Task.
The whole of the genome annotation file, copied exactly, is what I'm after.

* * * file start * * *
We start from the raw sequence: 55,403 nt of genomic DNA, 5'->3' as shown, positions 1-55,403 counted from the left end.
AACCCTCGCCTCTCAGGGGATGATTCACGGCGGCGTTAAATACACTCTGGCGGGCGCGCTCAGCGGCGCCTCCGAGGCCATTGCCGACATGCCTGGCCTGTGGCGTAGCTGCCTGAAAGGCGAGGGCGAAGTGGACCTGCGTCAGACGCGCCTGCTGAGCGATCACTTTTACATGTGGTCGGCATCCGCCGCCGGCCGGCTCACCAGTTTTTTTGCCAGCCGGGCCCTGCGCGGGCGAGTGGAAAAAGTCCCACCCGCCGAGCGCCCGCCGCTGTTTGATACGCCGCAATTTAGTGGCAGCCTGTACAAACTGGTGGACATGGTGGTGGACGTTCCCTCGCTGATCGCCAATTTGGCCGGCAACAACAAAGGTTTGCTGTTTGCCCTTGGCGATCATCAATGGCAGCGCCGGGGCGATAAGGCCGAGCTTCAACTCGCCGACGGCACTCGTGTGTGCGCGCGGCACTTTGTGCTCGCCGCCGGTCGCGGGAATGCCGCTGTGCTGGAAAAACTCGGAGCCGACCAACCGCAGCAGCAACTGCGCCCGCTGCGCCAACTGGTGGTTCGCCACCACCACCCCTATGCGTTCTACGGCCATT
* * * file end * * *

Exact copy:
We start from the raw sequence: 55,403 nt of genomic DNA, 5'->3' as shown, positions 1-55,403 counted from the left end.
AACCCTCGCCTCTCAGGGGATGATTCACGGCGGCGTTAAATACACTCTGGCGGGCGCGCTCAGCGGCGCCTCCGAGGCCATTGCCGACATGCCTGGCCTGTGGCGTAGCTGCCTGAAAGGCGAGGGCGAAGTGGACCTGCGTCAGACGCGCCTGCTGAGCGATCACTTTTACATGTGGTCGGCATCCGCCGCCGGCCGGCTCACCAGTTTTTTTGCCAGCCGGGCCCTGCGCGGGCGAGTGGAAAAAGTCCCACCCGCCGAGCGCCCGCCGCTGTTTGATACGCCGCAATTTAGTGGCAGCCTGTACAAACTGGTGGACATGGTGGTGGACGTTCCCTCGCTGATCGCCAATTTGGCCGGCAACAACAAAGGTTTGCTGTTTGCCCTTGGCGATCATCAATGGCAGCGCCGGGGCGATAAGGCCGAGCTTCAACTCGCCGACGGCACTCGTGTGTGCGCGCGGCACTTTGTGCTCGCCGCCGGTCGCGGGAATGCCGCTGTGCTGGAAAAACTCGGAGCCGACCAACCGCAGCAGCAACTGCGCCCGCTGCGCCAACTGGTGGTTCGCCACCACCACCCCTATGCGTTCTACGGCCATT